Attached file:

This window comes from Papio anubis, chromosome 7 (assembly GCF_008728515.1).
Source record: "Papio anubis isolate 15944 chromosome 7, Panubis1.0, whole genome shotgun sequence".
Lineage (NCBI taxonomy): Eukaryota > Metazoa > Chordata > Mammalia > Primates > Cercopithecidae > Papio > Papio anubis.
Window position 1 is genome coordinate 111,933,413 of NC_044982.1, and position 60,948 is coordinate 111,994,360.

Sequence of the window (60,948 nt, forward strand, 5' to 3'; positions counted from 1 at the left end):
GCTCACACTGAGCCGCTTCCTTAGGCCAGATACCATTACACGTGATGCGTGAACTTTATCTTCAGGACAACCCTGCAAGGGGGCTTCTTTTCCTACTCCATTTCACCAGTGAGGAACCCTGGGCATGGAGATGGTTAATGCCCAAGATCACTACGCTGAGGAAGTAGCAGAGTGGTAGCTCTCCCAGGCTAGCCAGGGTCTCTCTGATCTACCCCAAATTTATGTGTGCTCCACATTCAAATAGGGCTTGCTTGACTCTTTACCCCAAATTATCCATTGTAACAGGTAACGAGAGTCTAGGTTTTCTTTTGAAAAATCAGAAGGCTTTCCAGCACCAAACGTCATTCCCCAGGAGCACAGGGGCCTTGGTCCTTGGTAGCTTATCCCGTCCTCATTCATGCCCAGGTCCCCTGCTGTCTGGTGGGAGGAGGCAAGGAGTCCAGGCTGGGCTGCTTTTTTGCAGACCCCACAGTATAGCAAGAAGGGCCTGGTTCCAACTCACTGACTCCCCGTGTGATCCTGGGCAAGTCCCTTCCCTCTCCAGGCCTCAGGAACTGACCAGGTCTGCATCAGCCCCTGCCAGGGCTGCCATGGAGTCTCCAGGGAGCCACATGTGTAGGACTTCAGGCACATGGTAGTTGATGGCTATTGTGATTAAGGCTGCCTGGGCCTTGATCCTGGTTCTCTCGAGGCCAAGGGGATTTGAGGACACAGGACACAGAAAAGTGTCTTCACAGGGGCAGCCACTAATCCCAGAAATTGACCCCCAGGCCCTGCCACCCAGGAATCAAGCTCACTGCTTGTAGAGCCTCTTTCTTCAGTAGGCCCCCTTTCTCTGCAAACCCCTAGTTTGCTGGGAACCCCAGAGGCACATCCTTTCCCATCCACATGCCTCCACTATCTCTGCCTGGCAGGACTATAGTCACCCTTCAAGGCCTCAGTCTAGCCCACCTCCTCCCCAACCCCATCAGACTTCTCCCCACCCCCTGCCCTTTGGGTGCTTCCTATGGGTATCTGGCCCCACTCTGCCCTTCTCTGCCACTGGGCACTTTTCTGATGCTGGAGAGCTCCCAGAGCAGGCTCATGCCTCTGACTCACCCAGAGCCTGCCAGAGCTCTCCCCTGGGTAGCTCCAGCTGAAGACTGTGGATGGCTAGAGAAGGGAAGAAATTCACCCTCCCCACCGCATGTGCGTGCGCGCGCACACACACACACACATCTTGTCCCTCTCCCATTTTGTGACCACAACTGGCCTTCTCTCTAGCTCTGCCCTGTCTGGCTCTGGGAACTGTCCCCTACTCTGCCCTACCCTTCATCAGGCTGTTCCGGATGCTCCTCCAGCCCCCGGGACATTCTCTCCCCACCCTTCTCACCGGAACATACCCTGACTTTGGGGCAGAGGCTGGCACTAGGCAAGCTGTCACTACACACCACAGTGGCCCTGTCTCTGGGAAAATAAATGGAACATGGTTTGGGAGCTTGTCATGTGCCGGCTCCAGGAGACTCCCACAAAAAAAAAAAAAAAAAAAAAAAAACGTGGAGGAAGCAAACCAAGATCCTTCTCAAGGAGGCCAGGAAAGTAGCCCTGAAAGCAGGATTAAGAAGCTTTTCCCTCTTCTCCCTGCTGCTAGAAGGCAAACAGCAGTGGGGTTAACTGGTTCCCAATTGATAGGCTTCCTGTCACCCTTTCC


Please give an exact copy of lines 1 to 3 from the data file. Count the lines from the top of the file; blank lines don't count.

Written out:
This window comes from Papio anubis, chromosome 7 (assembly GCF_008728515.1).
Source record: "Papio anubis isolate 15944 chromosome 7, Panubis1.0, whole genome shotgun sequence".
Lineage (NCBI taxonomy): Eukaryota > Metazoa > Chordata > Mammalia > Primates > Cercopithecidae > Papio > Papio anubis.